Wolf packs generally consist of a breeding pair and their maturing offspring that help provision and protect pack young. Because the reproductive tenure in wolves is often short, reproductively mature offspring might replace their parents, resulting in sibling or parent-offspring matings. To determine the extent of incestuous pairings, we measured relatedness based on variability in 20 microsatellite loci of mated pairs, parent-offspring pairs, and siblings in two populations of gray wolves. Our 16 sampled mated pairs had values of relatedness not overlapping those of known parent-offspring or sibling dyads, which is consistent with their being unrelated or distantly related. These results suggest that full siblings or a parent and its offspring rarely mate and that incest avoidance is an important constraint on gray wolf behavioral ecology.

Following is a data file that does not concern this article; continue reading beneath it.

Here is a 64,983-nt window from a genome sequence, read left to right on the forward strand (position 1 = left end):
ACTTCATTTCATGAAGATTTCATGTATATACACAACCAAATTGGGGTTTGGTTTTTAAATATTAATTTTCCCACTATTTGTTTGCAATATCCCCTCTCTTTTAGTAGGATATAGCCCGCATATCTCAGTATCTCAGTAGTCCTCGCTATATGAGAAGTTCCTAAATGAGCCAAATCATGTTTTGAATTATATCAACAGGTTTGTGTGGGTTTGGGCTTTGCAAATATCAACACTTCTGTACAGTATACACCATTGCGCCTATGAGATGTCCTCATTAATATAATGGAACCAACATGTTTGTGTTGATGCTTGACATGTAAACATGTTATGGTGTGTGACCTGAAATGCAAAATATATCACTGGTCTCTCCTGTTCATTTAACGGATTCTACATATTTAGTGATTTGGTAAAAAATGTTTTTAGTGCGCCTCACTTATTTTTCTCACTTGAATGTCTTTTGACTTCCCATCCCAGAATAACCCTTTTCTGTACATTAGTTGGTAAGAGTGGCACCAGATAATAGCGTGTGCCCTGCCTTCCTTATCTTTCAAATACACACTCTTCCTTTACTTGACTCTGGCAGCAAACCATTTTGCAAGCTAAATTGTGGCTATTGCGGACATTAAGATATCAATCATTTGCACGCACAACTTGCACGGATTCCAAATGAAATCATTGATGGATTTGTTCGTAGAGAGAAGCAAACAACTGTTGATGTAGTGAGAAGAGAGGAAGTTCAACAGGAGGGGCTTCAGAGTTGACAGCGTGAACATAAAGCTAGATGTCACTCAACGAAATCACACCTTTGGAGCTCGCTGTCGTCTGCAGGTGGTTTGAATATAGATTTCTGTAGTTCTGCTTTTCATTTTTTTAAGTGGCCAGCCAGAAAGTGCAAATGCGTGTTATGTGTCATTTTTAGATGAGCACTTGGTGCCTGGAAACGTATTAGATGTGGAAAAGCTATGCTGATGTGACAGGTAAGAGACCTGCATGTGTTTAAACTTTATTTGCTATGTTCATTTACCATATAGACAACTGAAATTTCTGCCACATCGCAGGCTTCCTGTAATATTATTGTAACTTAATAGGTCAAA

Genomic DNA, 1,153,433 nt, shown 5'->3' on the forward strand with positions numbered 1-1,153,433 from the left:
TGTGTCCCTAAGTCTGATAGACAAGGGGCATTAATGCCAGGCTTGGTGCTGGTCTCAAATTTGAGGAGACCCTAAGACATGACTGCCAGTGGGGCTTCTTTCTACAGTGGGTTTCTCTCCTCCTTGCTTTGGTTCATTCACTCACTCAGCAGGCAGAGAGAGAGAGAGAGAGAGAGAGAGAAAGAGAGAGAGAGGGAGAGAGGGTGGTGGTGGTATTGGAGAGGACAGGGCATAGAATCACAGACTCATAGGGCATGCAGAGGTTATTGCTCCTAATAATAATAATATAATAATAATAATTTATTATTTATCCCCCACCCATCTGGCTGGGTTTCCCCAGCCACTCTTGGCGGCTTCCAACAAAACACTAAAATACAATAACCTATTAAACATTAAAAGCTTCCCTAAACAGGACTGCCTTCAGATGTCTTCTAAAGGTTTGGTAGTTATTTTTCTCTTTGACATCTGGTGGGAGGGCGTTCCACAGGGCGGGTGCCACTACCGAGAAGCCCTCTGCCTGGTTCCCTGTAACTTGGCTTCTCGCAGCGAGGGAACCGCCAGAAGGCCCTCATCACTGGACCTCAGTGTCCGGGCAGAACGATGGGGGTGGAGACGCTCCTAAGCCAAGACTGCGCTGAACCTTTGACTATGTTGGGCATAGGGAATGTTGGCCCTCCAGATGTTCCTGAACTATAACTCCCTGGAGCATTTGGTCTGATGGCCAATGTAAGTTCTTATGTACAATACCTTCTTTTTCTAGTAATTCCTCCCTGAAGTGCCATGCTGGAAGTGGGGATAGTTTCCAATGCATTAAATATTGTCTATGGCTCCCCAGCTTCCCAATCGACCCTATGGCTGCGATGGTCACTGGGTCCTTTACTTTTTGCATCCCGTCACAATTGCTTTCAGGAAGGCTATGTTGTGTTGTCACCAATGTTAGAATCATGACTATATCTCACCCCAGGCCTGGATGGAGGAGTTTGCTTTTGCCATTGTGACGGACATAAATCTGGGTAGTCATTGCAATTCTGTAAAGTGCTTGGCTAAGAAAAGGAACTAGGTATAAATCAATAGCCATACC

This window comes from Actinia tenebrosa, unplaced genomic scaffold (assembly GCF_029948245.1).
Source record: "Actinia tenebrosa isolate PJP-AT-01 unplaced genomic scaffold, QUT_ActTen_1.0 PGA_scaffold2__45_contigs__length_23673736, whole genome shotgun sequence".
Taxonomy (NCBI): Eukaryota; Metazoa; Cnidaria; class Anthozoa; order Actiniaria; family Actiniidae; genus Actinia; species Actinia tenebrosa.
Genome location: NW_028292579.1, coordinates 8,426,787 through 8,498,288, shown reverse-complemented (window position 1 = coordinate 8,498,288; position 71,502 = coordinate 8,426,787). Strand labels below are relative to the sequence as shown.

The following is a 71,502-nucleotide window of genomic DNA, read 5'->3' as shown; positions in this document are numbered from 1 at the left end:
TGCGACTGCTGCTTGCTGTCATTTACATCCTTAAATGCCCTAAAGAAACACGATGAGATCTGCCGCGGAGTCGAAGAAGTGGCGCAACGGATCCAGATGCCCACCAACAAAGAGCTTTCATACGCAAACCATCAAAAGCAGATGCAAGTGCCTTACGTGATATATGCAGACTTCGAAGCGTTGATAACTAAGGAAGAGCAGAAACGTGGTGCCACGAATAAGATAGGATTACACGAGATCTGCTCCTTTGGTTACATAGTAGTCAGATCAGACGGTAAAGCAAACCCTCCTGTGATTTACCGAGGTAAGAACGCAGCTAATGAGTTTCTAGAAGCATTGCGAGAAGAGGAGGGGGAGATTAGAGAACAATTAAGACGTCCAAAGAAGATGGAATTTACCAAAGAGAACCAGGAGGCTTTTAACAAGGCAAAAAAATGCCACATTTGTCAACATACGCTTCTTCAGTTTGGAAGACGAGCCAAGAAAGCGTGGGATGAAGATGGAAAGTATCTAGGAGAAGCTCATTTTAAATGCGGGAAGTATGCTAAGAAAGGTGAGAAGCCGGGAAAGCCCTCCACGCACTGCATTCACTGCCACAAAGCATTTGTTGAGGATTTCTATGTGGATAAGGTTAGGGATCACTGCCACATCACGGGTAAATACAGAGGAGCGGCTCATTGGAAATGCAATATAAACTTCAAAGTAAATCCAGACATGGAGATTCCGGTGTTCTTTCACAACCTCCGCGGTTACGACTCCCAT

Additional publication details
|Publication Subtype||Journal Article|
|Title||Is incest common in gray wolf packs?|
|Series title||Behavioral Ecology|
|Contributing office(s)||Patuxent Wildlife Research Center|